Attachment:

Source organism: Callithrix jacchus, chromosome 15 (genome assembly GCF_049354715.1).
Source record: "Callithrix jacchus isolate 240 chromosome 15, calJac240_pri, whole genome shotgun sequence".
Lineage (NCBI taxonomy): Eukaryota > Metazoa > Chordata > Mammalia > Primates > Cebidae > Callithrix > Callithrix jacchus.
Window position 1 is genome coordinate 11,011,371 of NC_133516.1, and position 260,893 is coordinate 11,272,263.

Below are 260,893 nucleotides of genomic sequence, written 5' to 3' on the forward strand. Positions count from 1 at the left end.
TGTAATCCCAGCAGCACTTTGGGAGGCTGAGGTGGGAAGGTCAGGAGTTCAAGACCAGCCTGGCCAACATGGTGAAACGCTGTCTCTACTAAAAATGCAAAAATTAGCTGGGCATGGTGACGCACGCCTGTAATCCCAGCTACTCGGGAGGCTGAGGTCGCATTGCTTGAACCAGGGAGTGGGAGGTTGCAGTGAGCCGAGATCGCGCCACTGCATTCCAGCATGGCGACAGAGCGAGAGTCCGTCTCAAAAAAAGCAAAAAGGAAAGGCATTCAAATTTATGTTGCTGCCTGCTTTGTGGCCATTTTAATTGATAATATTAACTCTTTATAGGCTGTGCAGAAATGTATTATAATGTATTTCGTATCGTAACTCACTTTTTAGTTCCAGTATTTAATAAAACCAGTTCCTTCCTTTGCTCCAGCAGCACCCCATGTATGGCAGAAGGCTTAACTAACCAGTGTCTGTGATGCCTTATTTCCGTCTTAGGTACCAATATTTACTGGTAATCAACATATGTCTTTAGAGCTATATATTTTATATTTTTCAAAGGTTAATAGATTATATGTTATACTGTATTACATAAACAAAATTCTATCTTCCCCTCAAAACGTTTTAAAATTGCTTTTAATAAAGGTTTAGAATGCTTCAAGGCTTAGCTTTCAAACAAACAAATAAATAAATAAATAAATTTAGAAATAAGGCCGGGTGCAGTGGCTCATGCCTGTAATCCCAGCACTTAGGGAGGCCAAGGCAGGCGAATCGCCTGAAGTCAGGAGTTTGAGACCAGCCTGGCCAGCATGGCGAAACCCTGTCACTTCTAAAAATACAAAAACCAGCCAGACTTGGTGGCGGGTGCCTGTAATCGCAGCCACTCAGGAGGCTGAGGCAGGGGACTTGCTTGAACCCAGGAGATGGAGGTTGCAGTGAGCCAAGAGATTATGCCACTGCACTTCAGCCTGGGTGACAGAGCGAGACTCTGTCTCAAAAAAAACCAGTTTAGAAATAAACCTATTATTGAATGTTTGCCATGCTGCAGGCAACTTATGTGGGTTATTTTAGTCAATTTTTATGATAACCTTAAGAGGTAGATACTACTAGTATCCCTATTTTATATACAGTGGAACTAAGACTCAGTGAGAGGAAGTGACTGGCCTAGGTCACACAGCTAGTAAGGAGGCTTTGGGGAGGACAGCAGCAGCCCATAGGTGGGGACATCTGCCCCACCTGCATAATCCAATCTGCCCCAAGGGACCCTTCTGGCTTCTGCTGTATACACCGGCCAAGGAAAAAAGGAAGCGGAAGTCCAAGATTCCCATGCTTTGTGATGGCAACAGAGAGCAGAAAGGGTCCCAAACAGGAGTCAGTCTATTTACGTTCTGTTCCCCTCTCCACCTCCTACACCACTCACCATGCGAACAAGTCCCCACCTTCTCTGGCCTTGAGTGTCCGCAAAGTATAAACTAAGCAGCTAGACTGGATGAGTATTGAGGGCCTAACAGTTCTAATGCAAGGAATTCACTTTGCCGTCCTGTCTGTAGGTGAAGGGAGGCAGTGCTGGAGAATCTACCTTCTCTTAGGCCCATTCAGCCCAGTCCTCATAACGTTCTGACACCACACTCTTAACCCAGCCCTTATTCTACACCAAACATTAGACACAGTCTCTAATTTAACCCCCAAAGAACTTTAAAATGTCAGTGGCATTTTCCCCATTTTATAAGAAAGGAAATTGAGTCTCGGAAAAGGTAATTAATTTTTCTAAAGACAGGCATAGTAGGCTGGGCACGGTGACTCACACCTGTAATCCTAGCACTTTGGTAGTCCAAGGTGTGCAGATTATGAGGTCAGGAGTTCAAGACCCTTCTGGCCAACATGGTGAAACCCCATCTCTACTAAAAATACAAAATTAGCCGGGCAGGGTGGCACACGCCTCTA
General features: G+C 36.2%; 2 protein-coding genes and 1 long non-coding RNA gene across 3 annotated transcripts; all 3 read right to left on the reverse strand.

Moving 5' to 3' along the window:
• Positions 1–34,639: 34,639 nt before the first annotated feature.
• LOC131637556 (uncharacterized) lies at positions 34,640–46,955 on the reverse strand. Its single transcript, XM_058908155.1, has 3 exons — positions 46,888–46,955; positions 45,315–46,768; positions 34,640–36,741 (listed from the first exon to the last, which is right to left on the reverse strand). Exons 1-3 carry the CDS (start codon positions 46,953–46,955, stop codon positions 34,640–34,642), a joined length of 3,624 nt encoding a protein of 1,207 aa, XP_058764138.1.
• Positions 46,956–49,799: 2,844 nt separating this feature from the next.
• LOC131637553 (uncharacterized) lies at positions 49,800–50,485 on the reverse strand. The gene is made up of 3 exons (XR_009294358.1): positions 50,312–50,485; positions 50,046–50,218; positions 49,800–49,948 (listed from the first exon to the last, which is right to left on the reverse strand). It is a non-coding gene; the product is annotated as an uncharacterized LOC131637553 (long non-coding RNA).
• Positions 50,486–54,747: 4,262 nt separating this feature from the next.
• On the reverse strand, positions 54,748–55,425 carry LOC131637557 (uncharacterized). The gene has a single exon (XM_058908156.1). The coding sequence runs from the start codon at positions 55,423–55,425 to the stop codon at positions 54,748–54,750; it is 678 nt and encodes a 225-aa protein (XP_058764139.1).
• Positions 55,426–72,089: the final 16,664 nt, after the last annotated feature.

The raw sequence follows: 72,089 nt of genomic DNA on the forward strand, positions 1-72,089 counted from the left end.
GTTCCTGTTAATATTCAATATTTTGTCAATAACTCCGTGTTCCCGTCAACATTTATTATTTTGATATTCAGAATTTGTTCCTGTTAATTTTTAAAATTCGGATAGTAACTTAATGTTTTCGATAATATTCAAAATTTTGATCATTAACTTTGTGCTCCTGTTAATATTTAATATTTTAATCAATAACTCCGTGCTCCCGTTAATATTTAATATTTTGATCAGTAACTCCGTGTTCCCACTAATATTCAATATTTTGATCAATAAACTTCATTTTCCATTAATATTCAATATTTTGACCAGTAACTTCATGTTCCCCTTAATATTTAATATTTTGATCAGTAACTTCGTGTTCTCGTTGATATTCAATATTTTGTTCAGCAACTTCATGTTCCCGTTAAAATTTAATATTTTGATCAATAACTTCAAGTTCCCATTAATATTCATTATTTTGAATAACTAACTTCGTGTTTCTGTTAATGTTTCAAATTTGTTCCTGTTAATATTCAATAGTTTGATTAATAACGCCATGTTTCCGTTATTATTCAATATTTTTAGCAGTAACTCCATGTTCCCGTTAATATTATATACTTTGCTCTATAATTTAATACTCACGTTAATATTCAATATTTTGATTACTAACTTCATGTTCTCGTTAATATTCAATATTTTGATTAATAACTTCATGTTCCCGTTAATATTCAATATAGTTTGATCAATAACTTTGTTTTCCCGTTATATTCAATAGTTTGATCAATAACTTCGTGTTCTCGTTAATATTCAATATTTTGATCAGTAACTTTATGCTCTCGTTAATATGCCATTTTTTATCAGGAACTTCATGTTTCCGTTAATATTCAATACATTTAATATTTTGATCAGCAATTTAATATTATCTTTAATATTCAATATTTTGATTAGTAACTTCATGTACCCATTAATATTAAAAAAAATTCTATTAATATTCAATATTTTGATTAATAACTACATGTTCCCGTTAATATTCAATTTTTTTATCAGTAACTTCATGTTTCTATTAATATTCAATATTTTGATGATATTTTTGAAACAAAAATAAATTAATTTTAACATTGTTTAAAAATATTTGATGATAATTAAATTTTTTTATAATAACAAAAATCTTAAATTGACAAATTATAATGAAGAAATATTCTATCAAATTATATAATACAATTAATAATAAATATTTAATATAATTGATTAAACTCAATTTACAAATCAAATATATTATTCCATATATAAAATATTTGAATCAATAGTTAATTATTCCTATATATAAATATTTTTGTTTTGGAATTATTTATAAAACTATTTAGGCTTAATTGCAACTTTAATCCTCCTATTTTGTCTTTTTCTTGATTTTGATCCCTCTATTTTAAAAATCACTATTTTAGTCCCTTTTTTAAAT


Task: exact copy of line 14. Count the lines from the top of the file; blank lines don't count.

• On the reverse strand, positions 54,748–55,425 carry LOC131637557 (uncharacterized). The gene has a single exon (XM_058908156.1). The coding sequence runs from the start codon at positions 55,423–55,425 to the stop codon at positions 54,748–54,750; it is 678 nt and encodes a 225-aa protein (XP_058764139.1).